|Title||Quantitative developmental anatomy of definitive haematopoietic stem cells/long-term repopulating units (HSC/RUs): role of the aorta-gonad-mesonephros (AGM) region and the yolk sac in colonisation of the mouse embryonic liver.|
|Publication Type||Journal Article|
|Year of Publication||2002|
|Authors||Kumaravelu P, Hook L, Morrison AM, Ure J, Zhao S, Zuyev S, Ansell JD, Medvinsky AL|
|Date Published||2002 Nov|
|Keywords||Animals, Aorta, Cell Movement, Female, Gestational Age, Gonads, Hematopoietic Stem Cell Transplantation, Hematopoietic Stem Cells, Liver, Male, Mesonephros, Mice, Mice, Inbred C57BL, Mice, Inbred CBA, Organ Culture Techniques, Pregnancy, Yolk Sac|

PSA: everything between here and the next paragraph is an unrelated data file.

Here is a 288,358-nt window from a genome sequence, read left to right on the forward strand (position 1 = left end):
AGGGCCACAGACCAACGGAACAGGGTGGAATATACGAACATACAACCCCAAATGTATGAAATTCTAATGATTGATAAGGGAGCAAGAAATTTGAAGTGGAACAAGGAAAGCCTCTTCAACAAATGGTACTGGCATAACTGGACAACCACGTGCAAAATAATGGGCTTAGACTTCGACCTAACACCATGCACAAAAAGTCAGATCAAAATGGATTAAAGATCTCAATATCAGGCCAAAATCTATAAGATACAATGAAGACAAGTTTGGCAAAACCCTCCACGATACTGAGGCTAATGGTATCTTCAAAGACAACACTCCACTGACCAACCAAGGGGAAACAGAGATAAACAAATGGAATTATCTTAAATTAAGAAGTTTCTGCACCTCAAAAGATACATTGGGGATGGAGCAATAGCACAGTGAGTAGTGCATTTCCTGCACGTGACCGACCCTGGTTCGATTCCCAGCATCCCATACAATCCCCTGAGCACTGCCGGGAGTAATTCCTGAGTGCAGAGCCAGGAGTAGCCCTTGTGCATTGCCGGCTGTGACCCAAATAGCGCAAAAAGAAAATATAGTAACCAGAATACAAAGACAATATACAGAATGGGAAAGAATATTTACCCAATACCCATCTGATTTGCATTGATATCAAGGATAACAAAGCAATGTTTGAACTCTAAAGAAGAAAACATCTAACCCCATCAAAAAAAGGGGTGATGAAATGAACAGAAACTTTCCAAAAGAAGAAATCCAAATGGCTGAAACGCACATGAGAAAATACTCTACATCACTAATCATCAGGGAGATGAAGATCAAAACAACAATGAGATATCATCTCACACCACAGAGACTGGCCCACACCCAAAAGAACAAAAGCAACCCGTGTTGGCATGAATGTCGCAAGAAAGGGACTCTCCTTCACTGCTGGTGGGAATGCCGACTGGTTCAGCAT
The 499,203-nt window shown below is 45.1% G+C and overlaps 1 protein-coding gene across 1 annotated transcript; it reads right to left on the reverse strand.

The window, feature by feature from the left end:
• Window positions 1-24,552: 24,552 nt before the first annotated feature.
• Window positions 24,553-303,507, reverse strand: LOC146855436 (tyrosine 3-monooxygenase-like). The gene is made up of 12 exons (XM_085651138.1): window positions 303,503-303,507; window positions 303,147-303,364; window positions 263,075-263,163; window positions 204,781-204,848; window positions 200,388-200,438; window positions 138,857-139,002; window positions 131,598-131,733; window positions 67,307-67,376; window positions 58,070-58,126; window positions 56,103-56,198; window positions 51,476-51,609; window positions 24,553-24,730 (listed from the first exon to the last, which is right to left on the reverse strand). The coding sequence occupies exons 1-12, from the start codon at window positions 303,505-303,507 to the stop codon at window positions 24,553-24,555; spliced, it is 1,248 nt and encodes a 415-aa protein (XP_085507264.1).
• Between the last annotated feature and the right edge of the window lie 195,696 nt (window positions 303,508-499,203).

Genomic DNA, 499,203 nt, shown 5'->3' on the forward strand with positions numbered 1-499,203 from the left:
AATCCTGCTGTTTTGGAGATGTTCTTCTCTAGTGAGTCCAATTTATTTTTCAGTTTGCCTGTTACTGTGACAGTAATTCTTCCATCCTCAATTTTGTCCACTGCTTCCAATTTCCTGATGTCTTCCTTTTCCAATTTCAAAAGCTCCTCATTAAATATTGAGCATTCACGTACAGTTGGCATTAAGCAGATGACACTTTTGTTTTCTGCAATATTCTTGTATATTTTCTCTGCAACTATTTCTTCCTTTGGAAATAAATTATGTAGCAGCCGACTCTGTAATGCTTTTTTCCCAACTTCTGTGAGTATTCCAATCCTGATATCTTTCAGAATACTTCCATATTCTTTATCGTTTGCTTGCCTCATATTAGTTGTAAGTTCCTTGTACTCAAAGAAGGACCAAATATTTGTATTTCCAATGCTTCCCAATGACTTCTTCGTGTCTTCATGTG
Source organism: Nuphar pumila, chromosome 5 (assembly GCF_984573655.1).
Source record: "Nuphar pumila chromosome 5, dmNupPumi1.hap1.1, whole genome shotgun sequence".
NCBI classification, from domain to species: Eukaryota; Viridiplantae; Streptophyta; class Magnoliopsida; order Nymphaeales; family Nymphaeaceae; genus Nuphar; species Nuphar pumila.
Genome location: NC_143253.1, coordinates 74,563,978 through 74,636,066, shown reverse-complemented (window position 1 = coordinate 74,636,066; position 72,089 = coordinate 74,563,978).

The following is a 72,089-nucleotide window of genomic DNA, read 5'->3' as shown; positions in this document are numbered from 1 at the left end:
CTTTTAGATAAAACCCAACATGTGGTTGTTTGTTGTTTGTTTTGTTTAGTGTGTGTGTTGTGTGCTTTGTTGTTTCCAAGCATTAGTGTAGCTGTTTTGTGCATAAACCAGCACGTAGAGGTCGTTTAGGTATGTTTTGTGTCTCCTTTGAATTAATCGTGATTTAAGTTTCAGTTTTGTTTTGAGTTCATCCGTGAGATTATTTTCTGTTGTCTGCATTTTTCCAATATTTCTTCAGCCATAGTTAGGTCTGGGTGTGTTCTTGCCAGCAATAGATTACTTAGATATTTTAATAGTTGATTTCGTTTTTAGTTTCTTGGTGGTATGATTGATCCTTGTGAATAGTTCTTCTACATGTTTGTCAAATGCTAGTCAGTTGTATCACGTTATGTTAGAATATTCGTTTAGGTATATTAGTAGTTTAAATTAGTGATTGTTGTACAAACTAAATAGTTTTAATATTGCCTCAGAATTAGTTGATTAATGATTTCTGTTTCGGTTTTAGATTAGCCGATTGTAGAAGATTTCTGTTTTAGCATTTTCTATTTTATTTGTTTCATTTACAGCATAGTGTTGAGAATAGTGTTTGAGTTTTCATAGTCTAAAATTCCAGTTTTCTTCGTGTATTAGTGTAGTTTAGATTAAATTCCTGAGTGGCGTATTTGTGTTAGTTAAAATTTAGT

In the developing mouse embryo the first definitive (transplantable-into-the-adult) haematopoietic stem cells/long-term repopulating units (HSC/RUs) emerge in the AGM region and umbilical vessels on 10-11 days post coitum (d.p.c.). Here, by limiting dilution analysis, we anatomically map the development of definitive HSC/RUs in different embryonic tissues during early colonisation of the liver. We show that by day 12 p.c. the mouse embryo contains about 66 definitive HSC/RUs (53 in the liver, 13 in other tissues), whereas on the previous day the total number of definitive HSC/RUs in the entire conceptus is only about 3. Owing to the length of the cell cycle this dramatic increase in the number of definitive HSC/RUs in only 24 hours is unlikely to be explained purely by cell division. Therefore, extensive maturation of pre-definitive HSCs to a state when they become definitive must take place in the day 11-12 embryo. Here we firstly identify the numbers of HSCs in various organs at 11-13 d.p.c. and secondly, using an organ culture approach, we quantitatively assess the potential of the aorta-gonadmesonephros (AGM) region and the yolk sac to produce/expand definitive HSC/RUs during days 11-12 of embryogenesis. We show that the capacity of the AGM region to generate definitive HSC/RUs is high on 11 d.p.c. but significantly reduced by 12 d.p.c. Conversely, at 12 d.p.c. the YS acquires the capacity to expand and/or generate definitive HSCs/RUs, whereas it is unable to do so on 11 d.p.c. Thus, the final steps in development of definitive HSC/RUs may occur not only within the AGM region, as was previously thought, but also in the yolk sac microenvironment. Our estimates indicate that the cumulative activity of the AGM region and the yolk sac is sufficient to provide the day 12 liver with a large number of definitive HSC/RUs, suggesting that the large pool of definitive HSC/RUs in day 12 foetal liver is formed predominantly by recruiting 'ready-to-use' definitive HSC/RUs from extra-hepatic sources. In accordance with this we observe growing numbers of definitive HSC/RUs in the circulation during days 11-13 of gestation, suggesting a route via which these HSCs migrate.